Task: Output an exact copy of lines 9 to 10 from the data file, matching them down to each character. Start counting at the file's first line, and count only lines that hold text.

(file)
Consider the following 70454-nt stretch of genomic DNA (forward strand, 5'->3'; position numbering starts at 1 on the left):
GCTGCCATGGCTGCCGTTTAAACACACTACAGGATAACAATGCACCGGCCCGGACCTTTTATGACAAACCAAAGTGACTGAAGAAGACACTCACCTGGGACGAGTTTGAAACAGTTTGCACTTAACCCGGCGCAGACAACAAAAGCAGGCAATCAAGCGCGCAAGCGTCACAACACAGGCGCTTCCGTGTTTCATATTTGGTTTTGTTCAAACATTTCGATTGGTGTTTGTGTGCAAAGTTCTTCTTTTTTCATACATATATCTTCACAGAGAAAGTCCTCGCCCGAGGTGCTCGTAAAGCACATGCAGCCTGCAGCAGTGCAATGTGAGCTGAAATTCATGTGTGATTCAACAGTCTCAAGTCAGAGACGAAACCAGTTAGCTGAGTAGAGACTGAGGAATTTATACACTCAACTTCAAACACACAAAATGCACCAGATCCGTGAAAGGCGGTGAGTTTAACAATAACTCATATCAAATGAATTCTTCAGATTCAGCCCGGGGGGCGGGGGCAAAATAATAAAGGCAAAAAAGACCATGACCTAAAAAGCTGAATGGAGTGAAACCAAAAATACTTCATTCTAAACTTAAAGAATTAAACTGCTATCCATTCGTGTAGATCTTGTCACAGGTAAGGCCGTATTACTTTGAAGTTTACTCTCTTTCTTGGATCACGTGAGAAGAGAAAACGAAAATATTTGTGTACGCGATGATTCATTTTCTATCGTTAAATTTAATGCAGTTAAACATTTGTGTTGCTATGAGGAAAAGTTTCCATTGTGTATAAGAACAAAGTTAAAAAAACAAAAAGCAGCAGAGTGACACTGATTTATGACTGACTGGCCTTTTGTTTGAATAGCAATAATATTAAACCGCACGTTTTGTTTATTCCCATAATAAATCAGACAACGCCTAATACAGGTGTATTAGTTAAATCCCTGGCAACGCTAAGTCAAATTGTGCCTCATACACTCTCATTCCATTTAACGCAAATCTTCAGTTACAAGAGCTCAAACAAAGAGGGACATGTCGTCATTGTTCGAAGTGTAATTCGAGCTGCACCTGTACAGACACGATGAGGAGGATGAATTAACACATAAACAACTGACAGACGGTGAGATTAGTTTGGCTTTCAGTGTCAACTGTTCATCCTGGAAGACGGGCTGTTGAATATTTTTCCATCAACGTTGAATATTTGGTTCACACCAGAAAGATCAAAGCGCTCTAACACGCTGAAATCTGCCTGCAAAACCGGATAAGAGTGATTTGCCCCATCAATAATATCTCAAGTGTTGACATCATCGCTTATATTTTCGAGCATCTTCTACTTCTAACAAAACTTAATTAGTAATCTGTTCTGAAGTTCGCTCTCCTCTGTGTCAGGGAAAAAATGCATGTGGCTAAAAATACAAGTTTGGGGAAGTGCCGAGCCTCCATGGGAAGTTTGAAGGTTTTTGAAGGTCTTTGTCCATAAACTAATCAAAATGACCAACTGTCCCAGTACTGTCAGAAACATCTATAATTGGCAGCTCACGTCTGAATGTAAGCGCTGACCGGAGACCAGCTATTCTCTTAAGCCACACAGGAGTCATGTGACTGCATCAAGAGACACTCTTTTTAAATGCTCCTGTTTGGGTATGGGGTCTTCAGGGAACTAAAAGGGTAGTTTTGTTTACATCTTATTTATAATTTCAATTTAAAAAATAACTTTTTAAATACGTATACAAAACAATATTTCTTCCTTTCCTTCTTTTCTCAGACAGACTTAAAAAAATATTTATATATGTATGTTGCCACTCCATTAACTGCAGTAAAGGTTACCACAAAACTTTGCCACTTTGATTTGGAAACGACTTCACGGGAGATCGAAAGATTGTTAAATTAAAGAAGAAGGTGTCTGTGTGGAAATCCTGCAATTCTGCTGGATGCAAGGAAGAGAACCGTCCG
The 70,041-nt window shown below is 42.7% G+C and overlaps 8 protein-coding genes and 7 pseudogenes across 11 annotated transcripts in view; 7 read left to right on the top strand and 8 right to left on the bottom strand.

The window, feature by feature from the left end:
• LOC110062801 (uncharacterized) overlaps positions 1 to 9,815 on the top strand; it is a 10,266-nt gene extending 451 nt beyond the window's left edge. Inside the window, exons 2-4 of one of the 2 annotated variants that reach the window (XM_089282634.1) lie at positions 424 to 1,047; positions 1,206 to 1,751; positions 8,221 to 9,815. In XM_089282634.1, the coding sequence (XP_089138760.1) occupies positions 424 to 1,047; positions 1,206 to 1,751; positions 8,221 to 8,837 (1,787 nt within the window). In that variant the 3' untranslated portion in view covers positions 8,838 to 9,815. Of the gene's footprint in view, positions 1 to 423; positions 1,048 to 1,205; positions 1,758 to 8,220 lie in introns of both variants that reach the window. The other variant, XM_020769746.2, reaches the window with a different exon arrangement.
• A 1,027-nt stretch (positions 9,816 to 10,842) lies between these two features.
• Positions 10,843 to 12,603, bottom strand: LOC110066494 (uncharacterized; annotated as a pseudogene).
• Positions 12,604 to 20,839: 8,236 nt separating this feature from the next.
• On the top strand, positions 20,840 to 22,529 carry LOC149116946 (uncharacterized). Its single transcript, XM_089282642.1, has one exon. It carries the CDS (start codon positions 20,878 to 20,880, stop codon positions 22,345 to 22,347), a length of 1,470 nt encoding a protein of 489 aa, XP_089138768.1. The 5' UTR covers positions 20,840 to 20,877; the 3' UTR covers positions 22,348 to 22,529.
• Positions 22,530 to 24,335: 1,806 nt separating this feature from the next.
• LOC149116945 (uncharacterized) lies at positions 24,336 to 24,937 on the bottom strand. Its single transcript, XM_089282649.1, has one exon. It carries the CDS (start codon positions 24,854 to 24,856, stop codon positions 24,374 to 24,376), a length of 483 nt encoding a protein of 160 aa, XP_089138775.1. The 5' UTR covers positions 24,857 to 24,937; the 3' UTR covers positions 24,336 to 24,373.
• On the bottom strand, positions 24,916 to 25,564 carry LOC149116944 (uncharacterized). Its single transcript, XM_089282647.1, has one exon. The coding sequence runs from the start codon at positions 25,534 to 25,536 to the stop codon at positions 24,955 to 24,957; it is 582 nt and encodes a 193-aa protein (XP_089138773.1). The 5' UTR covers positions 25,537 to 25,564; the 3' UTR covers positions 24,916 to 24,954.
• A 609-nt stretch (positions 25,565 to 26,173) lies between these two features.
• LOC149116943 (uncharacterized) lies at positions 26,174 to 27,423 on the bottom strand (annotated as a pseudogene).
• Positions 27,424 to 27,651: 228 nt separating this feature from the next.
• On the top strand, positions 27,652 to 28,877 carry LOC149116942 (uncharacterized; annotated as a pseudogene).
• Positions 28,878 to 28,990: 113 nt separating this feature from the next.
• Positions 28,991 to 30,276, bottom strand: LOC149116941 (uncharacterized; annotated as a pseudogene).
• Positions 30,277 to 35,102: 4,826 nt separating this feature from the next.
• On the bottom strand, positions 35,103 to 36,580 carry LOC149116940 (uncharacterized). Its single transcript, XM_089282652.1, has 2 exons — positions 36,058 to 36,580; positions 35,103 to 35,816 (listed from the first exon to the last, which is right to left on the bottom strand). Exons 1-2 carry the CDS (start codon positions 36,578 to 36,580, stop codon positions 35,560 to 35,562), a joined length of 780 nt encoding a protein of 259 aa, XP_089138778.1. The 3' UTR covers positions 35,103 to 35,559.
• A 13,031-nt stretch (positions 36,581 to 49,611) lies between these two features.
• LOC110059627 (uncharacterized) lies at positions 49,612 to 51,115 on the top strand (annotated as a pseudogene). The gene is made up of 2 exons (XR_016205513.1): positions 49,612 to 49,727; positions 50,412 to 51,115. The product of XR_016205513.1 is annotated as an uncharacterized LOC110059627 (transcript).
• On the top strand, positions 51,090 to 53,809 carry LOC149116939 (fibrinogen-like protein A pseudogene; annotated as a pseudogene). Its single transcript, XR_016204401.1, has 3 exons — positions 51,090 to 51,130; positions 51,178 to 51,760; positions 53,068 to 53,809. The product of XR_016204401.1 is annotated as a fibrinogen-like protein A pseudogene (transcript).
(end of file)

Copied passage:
• On the top strand, positions 20,840 to 22,529 carry LOC149116946 (uncharacterized). Its single transcript, XM_089282642.1, has one exon. It carries the CDS (start codon positions 20,878 to 20,880, stop codon positions 22,345 to 22,347), a length of 1,470 nt encoding a protein of 489 aa, XP_089138768.1. The 5' UTR covers positions 20,840 to 20,877; the 3' UTR covers positions 22,348 to 22,529.
• Positions 22,530 to 24,335: 1,806 nt separating this feature from the next.